J Bartell’s The 231 Club is highly readable and well written. The book largely details his ten years in black ops for the CIA with the necessary background information to understand who this chap is/was and why he would get himself into doing subcontractor work in the first place, especially after being a successful therapist. It sounds bloody crazy. His basic personality was as a risk taker as which he explains by way of his various career choices. A colorful chap to say the least. His style is J Bartell’s The 231 Club is highly readable and well written. The book largely details his ten years in black ops for the CIA with the necessary background information to understand who this chap is/was and why he would get himself into doing subcontractor work in the first place, especially after being a successful therapist. It sounds bloody crazy. His basic personality was as a risk taker as which he explains by way of his various career choices. A colorful chap to say the least. His style is unapologetically casual, even in the use of the occasional swear word to depict his nemeses out in the field or his basic frustration with his world. There are some unusual and interesting references along the way, like to the First Earth Battalion, which few people would actually know anything about. Also he doesn’t mind dropping a few famous names.

 For someone not particularly interested in the finer points of guns, it’s certainly not necessary that you read the paragraphs devoted to them. I think he only included that information to reflect his interest and knowledge and it’s obviously geared to those who do know and like guns. Trust me, there absolutely isn’t too much of that in the book. But if you’ve selected to read anything about CIA field work, you can expect some of that to be included. Also be aware he does get into some violence when describing a few assignments. Spying and its related activities can be rather messy. I appreciated his candor as much as his service in this difficult line of work. Hats off to him and his co-writer for a well done project in bringing this story to the world.

  14. 4 out of 5

    Gary Williams

    I actually came across this book during a Google search for Michael Harries (Harries Flashlight Technique) and because Michael was advertised as being part of The 231 Club, I had to buy it. I was not disappointed. J Bartell’s memoir is fascinating in itself. He was a successful therapist who became a courier for the CIA and then went on to work in the field both as an agent and continuing as a therapist when duty called. But the added attraction for me was his involvement with weapons tactician I actually came across this book during a Google search for Michael Harries (Harries Flashlight Technique) and because Michael was advertised as being part of The 231 Club, I had to buy it. I was not disappointed. J Bartell’s memoir is fascinating in itself. He was a successful therapist who became a courier for the CIA and then went on to work in the field both as an agent and continuing as a therapist when duty called. But the added attraction for me was his involvement with weapons tactician Michael Harries (both as a student of Michael’s and being his team member). I knew Michael did train some special ops guys, but the totality of his involvement in that realm was a revelation. So, for me, this was a very enjoyable find and a wonderful reading experience. While I would have liked some more information about CIA handler Chauncey Holt, as far as how he got his orders from his superiors, I do understand that Mr. Bartell was not privy to that. I guess I just wanted more of a good thing! I certainly would recommend this book to those who wish read how Mr. Bartell, as a therapist, made a jump to CIA. It's quite interesting, indeed.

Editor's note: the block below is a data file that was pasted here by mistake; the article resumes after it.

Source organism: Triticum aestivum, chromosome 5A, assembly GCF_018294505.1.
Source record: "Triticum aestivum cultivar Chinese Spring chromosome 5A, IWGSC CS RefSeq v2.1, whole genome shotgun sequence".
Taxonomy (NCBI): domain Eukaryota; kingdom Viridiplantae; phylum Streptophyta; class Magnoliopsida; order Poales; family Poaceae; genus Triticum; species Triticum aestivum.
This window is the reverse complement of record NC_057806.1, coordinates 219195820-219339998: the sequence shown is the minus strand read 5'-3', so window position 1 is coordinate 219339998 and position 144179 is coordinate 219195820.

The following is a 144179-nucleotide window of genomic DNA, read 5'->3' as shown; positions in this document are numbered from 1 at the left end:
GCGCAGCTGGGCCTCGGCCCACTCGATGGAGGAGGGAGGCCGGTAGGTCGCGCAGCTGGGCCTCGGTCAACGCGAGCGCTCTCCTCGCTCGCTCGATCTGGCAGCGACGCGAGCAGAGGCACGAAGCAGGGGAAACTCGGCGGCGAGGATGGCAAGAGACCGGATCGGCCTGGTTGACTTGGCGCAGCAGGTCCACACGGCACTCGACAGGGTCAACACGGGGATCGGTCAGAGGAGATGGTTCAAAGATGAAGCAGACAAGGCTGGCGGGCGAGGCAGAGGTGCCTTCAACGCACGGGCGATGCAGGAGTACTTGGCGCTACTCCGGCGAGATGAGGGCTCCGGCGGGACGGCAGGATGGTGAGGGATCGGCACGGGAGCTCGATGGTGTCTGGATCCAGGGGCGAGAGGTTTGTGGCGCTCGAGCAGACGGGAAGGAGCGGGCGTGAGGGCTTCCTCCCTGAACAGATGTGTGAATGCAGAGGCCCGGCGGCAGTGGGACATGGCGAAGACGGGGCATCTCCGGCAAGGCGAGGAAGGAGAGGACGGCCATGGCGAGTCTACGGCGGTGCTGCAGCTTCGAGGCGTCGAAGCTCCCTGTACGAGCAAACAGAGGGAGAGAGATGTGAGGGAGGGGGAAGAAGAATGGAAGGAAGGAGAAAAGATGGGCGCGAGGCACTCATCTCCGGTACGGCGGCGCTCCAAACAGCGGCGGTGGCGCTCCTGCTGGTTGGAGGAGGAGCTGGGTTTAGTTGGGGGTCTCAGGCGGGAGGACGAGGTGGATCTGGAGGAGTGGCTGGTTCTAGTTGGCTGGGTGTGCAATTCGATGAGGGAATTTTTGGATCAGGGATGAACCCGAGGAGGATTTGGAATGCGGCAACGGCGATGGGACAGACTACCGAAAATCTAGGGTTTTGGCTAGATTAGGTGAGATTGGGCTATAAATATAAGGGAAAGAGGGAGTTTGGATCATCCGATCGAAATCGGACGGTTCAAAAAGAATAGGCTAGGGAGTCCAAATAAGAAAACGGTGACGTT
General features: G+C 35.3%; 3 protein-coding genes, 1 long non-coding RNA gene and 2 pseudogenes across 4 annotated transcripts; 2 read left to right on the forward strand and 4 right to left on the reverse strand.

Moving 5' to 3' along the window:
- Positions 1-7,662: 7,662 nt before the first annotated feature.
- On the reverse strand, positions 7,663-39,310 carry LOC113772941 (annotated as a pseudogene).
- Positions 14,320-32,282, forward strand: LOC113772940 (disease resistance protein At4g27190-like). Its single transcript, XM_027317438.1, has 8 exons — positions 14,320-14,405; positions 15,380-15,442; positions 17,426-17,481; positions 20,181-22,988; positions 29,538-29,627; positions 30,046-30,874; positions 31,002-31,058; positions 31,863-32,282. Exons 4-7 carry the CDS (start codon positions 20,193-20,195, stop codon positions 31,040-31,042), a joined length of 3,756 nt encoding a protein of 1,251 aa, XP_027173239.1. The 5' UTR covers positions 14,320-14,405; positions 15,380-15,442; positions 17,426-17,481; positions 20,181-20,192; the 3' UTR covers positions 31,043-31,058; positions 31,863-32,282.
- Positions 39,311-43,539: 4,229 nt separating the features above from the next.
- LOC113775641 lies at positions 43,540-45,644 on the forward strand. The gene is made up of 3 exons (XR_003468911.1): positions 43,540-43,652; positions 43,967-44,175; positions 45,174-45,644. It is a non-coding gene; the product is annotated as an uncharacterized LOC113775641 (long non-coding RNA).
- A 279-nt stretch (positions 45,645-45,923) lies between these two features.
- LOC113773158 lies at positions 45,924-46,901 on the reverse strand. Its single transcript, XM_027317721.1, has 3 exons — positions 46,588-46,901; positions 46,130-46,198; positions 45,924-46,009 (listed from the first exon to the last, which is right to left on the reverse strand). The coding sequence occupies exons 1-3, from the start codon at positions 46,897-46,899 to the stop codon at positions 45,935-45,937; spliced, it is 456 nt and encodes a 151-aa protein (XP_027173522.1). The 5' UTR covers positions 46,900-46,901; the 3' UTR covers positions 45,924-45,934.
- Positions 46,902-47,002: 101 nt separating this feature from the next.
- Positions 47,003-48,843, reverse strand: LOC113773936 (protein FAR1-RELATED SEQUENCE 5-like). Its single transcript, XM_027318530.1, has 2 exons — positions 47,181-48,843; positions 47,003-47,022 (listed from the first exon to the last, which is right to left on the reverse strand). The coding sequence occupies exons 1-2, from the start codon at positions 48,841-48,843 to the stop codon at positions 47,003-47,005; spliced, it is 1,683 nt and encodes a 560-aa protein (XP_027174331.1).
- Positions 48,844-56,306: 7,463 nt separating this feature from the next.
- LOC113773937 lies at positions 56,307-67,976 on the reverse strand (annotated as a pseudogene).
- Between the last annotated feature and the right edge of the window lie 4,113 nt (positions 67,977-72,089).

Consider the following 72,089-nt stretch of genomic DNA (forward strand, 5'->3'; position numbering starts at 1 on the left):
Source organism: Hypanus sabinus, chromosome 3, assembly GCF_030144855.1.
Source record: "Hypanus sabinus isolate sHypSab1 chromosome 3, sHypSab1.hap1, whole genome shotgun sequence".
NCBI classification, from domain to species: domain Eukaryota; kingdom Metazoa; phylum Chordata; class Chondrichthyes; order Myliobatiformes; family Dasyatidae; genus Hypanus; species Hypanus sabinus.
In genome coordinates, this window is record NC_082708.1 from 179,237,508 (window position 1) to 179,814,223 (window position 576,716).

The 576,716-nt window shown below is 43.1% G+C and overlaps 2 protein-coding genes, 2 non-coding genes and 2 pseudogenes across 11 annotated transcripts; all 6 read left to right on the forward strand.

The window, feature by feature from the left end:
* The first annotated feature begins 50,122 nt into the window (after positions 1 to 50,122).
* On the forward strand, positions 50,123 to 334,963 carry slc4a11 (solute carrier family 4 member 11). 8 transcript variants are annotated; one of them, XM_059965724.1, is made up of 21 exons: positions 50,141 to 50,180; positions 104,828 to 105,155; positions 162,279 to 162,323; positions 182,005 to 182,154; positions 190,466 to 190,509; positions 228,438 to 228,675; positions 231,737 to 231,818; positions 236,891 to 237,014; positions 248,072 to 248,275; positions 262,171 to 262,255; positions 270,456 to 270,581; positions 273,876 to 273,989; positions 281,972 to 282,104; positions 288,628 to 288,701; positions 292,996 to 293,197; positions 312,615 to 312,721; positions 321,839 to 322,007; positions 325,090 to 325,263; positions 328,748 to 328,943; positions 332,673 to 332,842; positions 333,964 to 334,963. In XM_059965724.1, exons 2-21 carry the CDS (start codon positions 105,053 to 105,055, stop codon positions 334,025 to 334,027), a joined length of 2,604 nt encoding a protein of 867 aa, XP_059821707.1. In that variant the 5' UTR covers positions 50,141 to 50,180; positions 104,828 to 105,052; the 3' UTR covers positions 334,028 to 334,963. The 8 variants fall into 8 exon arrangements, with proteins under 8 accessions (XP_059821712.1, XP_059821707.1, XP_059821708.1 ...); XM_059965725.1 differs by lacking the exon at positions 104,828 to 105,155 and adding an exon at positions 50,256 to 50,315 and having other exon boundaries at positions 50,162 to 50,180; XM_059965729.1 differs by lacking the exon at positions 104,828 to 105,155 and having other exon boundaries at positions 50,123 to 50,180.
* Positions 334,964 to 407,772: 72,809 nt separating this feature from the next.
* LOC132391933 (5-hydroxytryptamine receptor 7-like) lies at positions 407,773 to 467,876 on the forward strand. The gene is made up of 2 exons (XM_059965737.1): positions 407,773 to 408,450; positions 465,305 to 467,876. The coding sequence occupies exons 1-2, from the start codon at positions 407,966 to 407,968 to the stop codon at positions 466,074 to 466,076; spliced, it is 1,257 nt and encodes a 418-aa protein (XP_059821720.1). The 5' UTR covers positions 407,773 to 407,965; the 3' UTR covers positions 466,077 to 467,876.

15. 4 out of 5

    Mark

    I thought that this book was really interesting and unlike anything else that I have ever read before. This book covers the true story of a therapist turned into a CIA courier. My grandfather was in the CIA, so I am very interested in the CIA genre. I thought that the author did a great job of explaining his transition from being a therapist to then getting into the CIA. J Bartell is truly a brave person and this autobiography really stands a testimony to his character. This is probably one of t I thought that this book was really interesting and unlike anything else that I have ever read before. This book covers the true story of a therapist turned into a CIA courier. My grandfather was in the CIA, so I am very interested in the CIA genre. I thought that the author did a great job of explaining his transition from being a therapist to then getting into the CIA. J Bartell is truly a brave person and this autobiography really stands a testimony to his character. This is probably one of the best autobiographies that I have read in a long time.

  16. 5 out of 5

    Kerry

    I loved the adventure and the excitement of this book. I really enjoy to read action-based stories and this one was so thrilling. I thought that the author did a great job of telling the story. One of the best things about this story is that it is based off of a true story. I liked the writing style and found the book to move at a fast pace. I was never bored throughout the story and found that the author did a great job of keeping my attention. I would hope that this author would write another I loved the adventure and the excitement of this book. I really enjoy to read action-based stories and this one was so thrilling. I thought that the author did a great job of telling the story. One of the best things about this story is that it is based off of a true story. I liked the writing style and found the book to move at a fast pace. I was never bored throughout the story and found that the author did a great job of keeping my attention. I would hope that this author would write another book as this one was one of my favorites that I have read in a long time.